The aggregate deficit of the 5,450 defined benefit pension schemes in the Pension Protection Fund 7800 Index rose by £63.5bn in May.
This meant the shortfall increased from £6.4bn in April to £69.9bn at the end of the following month, largely due to a poorer performance in equity markets.
Meanwhile the funding ratio fell from 99.6 per cent to 96 per cent.
At the end of May, the total assets in DB schemes were £1.66trn, while total liabilities were £1.73trn.
There were 3,382 schemes in deficit and 2,068 schemes in surplus, the PPF stated.
According to Sion Cole, BlackRock’s head of distribution for the UK for fiduciary management, UK pension scheme trustees may have been reminded of the risks of being complacent when things are going well.
He said: "Having ended April on a high note, the PPF 7800 index dropped back over May, conceding 3.6 per cent in funding level terms to finish at 96 per cent.
"Entering May at all-time highs, cheap wickets were lost as equity markets reacted negatively to expectations of increased US tariffs on China and Mexico, falling 3-5 per cent over the month. Bonds rallied, so total scheme assets rose slightly, but this was not enough to prevent funding levels from dropping."
Mr Cole noted that these market moves "serve as a reminder that unusually low levels of market volatility may not accurately reflect the risks in this late-cycle period".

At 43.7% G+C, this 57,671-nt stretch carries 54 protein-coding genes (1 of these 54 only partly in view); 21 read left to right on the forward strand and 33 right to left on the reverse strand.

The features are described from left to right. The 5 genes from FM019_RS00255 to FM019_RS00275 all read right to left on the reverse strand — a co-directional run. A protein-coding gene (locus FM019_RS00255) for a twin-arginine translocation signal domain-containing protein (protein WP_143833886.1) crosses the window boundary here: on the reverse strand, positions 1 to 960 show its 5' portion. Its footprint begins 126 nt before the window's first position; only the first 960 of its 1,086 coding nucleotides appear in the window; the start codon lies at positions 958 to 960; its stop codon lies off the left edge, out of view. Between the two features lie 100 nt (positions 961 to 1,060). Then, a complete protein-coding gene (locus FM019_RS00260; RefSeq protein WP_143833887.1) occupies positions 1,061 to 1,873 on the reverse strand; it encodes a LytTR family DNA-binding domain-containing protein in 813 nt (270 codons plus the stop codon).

He added: "Continuing to chase runs with a high-risk approach could land schemes in trouble, losing ground at a vital time.
"We continue to see schemes approaching the endgame which haven’t thought about their strategy for the final few overs of the chase. A more gung-ho approach may be ok if you have a strong sponsor to back you; for most schemes, keeping a cool head may be more suitable."
Other DB scheme indices also showed a hike in pension shortfalls.
The PwC Skyval Index – which provides an aggregate health check of the UK’s 5,450 corporate DB pension funds, based on the 'gilts plus' method widely used by scheme actuaries – showed an increase of £60bn in these schemes' deficits, to £240bn at the end of May.
Steven Dicker, PwC’s chief actuary, said: "The increase in the deficit has largely been driven by a fall in the yields on government bonds while assets have stayed flat.
"This further illustrates how continuing economic uncertainty, particularly surrounding the future direction of long-term interest rates, leads to unhelpful volatility in pension funding levels on this measure."
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